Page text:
Bushmeat had probably always been associated with risk of disease, but in earlier times these diseases would be confined to remote communities, where they would simmer at a low level (as HIV likely did), wipe everyone out, or eventually mutate to be less deadly.
In modern times, humans are moving into more remote locations (in Cameroon, logging roads deep into virgin forest are a driver of bush meat.) They are hunting animals that have no experience with human and have not had their diseases come into equilibrium with human settlements.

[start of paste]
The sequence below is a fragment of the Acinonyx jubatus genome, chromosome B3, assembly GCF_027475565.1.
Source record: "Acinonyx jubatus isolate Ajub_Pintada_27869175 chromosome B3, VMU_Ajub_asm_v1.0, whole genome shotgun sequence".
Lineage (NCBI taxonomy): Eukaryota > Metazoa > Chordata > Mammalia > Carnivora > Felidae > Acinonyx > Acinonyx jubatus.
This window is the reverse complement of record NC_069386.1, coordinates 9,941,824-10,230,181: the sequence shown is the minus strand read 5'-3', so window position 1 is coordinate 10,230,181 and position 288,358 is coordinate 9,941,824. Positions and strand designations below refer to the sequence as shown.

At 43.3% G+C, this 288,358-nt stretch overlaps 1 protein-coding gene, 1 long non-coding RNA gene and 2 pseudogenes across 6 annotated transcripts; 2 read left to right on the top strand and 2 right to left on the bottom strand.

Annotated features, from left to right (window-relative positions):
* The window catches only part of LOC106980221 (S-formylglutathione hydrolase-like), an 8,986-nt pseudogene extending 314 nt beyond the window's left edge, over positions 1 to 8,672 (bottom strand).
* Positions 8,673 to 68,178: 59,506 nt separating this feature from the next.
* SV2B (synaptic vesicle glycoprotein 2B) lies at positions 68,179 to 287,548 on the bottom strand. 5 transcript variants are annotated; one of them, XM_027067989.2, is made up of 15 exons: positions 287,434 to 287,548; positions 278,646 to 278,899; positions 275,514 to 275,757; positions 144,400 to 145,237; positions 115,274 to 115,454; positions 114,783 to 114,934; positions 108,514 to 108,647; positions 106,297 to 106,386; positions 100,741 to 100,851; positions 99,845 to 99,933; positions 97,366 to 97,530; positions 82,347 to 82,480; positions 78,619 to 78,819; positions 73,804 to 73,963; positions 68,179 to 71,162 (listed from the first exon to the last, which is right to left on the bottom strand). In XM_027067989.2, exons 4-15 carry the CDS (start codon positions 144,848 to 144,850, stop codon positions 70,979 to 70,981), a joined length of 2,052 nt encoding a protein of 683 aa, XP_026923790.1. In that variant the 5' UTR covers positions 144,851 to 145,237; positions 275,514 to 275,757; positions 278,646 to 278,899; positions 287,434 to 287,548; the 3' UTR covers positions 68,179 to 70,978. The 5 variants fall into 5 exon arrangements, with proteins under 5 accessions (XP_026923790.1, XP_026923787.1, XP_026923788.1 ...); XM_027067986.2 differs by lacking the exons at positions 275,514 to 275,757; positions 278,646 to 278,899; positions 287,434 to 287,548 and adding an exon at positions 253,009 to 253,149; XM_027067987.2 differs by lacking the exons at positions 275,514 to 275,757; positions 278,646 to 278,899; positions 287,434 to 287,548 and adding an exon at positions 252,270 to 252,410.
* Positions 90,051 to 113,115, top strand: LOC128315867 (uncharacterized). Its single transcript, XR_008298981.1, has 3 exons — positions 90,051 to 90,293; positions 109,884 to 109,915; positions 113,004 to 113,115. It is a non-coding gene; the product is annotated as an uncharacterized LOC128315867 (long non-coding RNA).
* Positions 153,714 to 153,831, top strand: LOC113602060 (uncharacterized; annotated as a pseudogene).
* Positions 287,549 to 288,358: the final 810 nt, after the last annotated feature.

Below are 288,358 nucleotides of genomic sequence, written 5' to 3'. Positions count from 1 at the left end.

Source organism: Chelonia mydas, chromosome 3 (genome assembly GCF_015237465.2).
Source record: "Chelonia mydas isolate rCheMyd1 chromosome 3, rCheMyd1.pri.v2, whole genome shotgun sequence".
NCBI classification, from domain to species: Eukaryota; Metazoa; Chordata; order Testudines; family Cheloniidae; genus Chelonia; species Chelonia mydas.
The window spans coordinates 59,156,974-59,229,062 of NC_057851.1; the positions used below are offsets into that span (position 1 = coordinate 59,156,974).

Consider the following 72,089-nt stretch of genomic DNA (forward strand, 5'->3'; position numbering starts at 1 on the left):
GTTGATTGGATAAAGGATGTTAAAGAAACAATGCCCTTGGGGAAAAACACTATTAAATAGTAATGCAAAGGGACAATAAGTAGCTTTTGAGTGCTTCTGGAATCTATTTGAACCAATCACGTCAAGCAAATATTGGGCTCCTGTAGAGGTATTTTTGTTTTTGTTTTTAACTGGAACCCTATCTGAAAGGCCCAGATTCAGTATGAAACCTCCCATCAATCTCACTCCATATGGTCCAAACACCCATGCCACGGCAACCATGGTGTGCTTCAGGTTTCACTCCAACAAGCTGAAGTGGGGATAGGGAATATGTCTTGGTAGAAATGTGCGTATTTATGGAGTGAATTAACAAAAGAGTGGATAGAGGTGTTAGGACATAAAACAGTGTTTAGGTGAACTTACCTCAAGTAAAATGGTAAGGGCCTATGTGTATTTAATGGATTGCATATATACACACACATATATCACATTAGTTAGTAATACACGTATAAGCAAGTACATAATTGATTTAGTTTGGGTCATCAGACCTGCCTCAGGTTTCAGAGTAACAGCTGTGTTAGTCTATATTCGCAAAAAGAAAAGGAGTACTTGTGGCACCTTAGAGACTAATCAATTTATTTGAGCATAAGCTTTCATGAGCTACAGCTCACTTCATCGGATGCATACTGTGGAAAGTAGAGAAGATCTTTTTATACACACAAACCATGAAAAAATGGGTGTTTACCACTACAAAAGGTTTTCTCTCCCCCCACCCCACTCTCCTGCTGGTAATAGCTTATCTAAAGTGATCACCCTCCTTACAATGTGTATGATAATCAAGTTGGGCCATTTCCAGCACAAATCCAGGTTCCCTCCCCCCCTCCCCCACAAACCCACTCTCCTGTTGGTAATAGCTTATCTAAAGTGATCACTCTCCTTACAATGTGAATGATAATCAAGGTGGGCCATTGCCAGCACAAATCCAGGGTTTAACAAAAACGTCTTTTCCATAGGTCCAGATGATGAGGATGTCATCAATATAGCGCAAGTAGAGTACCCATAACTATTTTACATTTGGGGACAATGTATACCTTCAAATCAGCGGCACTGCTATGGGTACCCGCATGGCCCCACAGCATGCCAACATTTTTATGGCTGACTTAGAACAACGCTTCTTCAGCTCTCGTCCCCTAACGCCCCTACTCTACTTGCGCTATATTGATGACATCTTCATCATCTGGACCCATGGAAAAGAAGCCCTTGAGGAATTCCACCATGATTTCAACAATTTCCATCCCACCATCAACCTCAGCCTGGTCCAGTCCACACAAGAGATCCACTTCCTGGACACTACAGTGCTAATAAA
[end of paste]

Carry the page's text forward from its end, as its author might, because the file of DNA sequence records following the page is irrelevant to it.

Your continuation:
In the meantime, elites have taken up bush meat as a luxury item, while the poor have found it an economical alternative to farmed food. And migrants to the ever growing cities buy it for nostalgia.
New roads, along with increased travel in general, had turned bush meat from a local specialty that has to be consumed immediately to a brisk international trade.